Second, ordinary people were not convinced by scientists saying that attracting lightning and sending it into the ground was harmless. After all, lightning was scary stuff and scientists were as arrogant about popular concerns then as they are today. But, Cohen states "slowness in adopting the new invention did not proceed from ecclesiastical ban or dogma." but from local concern about whether the rod worked. In fact, even Pope Benedict XIV had been a supporter of the use of rods. St Mark's in Venice had one as early as 1766. As Cohen summarises: "Even though the ringing of church bells during lightning storms continued in Catholic Countries long after the invention of the lightning rod, it was by no means the case that the Church as an institution was opposed to the new invention."

Another myth bites the dust.

Comments or questions? Post them at Bede's dedicated yahoo group.

Sunday, October 23, 2005

Possible interruptions to availability of Bede's Library

I am, once again, changing web space provider in an effort to find someone vaguely reliable. You may have noticed various features (feedback form, search facility etc) not working. Fed up with trying to persuade my current provider to fix all the problems, I have scheduled tomorrow (Monday) for the move. This may lead to the web site disappearing for a while and emails not getting through. Hopefully, it won't take too long but if you fail to get a reply to an email within a week or so, don't be afraid to send it again. Those of you with my college email address should be unaffected by this.

Comments or questions? Post them at Bede's dedicated yahoo group.

Friday, October 21, 2005

Some good news on the culture of death. The parents who have been trying to lift the court imposed death sentence on their handicapped daughter have finally been successful. One interesting point is that previous reports have always stressed that the parents were committed Christians (and hence, by implication, nuts) but now they have been successful in quashing the order, reference to their religion has quietly been dropped. Of course, the court order should never have been issued and we need a change in the law to make sure it doesn't happen again.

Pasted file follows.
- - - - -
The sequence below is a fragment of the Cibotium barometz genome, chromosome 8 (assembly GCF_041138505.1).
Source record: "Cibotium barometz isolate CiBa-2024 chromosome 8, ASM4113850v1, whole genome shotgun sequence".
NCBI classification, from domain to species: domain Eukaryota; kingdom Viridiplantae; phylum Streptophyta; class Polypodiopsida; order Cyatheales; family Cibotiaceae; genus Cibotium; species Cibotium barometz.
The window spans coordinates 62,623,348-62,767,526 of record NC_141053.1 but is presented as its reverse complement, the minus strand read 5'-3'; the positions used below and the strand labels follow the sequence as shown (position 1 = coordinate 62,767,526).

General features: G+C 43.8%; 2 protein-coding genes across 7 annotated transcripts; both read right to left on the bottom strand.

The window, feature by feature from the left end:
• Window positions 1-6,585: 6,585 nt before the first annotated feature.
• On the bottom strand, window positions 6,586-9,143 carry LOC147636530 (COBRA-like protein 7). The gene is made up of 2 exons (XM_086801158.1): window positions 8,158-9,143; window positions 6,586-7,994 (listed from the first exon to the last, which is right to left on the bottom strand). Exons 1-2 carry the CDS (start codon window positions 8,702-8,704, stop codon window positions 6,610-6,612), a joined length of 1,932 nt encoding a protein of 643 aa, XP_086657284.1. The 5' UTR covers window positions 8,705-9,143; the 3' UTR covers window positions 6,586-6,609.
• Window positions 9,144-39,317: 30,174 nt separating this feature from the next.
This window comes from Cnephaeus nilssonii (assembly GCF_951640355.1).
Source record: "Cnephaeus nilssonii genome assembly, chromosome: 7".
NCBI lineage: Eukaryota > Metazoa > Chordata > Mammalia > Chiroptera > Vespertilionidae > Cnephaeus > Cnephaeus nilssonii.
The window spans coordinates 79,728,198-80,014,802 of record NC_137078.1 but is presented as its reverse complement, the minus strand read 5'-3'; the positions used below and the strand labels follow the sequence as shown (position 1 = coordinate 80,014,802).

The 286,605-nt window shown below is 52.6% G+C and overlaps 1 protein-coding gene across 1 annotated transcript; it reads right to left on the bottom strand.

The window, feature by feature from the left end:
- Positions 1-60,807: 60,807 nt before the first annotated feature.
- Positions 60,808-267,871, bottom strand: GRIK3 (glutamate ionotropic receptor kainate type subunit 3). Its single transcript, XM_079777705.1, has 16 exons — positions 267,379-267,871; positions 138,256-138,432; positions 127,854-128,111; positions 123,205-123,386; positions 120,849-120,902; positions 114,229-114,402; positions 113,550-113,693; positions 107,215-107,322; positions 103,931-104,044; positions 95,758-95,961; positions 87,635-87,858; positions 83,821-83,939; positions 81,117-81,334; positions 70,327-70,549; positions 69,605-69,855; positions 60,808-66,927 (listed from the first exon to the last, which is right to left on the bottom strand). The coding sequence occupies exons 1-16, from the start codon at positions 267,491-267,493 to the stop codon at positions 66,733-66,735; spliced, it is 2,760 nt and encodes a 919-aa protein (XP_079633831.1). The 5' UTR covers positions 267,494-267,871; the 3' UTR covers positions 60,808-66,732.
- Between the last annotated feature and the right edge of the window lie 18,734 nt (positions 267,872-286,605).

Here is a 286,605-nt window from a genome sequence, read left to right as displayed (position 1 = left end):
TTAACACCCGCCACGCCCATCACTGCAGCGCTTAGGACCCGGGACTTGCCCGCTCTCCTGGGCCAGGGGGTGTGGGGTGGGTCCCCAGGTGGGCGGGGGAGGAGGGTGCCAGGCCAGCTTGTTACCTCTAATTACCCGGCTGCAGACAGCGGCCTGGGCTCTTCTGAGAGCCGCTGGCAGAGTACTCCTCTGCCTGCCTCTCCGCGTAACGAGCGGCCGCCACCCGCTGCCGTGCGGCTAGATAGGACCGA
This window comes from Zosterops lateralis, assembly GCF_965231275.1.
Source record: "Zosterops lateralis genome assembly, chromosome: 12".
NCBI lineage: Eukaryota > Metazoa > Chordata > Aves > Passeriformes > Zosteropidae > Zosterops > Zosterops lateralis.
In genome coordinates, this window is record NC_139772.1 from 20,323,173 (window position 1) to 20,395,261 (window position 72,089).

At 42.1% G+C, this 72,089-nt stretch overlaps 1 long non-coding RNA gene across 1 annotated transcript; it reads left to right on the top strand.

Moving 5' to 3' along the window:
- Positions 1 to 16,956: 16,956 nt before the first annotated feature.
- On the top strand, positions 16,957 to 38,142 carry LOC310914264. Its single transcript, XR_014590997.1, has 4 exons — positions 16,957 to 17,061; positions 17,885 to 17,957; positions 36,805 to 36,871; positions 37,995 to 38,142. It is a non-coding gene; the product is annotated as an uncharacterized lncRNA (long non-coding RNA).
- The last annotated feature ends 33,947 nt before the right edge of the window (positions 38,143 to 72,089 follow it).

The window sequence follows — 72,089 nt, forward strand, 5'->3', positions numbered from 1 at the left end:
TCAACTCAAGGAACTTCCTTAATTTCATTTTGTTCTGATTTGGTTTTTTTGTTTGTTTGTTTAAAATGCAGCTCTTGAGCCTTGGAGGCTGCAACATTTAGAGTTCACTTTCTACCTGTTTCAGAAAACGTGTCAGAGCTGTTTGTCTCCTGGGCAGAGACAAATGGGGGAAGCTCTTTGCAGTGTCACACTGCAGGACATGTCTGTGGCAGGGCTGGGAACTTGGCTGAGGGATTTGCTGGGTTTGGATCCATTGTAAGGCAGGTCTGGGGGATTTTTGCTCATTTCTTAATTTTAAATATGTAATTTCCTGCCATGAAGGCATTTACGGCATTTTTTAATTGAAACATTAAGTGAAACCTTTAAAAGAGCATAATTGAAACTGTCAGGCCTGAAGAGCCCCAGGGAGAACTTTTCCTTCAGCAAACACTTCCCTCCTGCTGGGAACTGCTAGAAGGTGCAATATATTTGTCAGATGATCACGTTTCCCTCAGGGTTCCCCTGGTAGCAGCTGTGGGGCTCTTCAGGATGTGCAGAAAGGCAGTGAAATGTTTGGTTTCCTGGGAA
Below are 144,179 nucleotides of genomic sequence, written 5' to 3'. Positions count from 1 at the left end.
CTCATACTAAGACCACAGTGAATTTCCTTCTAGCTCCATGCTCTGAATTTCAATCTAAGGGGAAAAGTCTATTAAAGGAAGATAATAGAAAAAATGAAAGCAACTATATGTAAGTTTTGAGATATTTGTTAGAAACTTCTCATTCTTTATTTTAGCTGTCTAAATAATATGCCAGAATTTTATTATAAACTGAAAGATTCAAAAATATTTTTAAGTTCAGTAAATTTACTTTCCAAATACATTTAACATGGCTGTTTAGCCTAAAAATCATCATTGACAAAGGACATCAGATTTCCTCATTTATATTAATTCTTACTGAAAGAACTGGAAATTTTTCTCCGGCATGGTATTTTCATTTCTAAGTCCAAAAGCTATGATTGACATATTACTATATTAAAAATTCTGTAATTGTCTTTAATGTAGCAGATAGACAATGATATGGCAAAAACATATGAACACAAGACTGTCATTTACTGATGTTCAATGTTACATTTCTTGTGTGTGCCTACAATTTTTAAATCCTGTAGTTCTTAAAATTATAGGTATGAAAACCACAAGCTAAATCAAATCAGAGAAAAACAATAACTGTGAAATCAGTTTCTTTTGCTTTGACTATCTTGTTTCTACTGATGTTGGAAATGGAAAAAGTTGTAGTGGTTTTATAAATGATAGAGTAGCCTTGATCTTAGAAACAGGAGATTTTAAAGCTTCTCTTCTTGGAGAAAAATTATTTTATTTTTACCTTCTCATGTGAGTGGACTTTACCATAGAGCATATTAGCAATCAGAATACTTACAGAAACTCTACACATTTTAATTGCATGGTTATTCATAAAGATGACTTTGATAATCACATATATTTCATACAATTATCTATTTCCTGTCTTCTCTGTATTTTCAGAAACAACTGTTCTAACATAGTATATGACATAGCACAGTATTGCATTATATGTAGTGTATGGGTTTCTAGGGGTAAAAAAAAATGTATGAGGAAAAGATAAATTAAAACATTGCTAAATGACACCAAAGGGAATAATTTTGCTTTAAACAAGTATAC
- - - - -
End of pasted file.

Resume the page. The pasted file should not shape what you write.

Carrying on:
Comments or questions? Post them at Bede's dedicated yahoo group.
Here's the latest on the Holy Blood/Da Vinci Code lawsuit. I am wondering if this might have a big effect on academics. If the HBHG crew win (assuming they don't admit their book is fiction), it means that historians own their hypotheses and can expect compensation if someone else exploits them. That would be a bizarre situation and all of a sudden citation would become a legal and not moral duty. Let's see how it pans out. Personally, I don't give the HBHG crew a hope.

Comments or questions? Post them at Bede's dedicated yahoo group.

Thursday, October 20, 2005

My wife, fresh from reading the Da Vinci Code, demanded to know why I hadn't written it. After all, she reasoned, I knew a great deal more about religious history than Dan Brown and any vaguely literate human could write better than he does. I'm proud enough to agree with the first point but do think that the thriller writers' craft requires more skill than we often give them credit for. That said, pseudo-history sells. The current master of the genre is Graham Hancock who has had his own TV shows and a shelf of books to his name. His latest goes out as editor's choice in History Book Clubs and finds a comfortable niche in the bestseller lists. Of similar ilk are David Rohl (who actually has a PhD in Egyptology) and Graham Phillips. We could add the dedicated band who insist that Shakespeare didn't write Shakespeare or aliens visited early man (or aliens wrote Hamlet?!?), the pyrimidiots and our favourite Jesus mythologists. Yes, there is money in these old canards and the latest batch is hot of the presses for Christmas.

Of course, scholars cannot be too smug. Conservative New Testament experts got egg from the ossuary on their faces. Of rather more long term significance was the vast amount that poured from the pens of liberal scholars over the Secret Mark hoax. I'd be surprised if Dom Crossan will ever be able to look in the mirror again.

Would it be morally wrong to write a work of fiction, like the Holy Blood and Holy Grail or Hancock's latest knowing full well that people would take it seriously? I think it is and certainly, if you have to lie during interviews to defend your work, you are on the wrong side of the fence. But in some ways it is tempting. All the boring stuff about sources, evidence and logic can be thrown out for a thrilling story that your readers will enjoy far more. My only hope is that by writing about the way Christianity helped bring about modern science, I can produce a revolutionary narrative that has the added bonus of being true...

Comments or questions? Post them at Bede's dedicated yahoo group.

Tuesday, October 11, 2005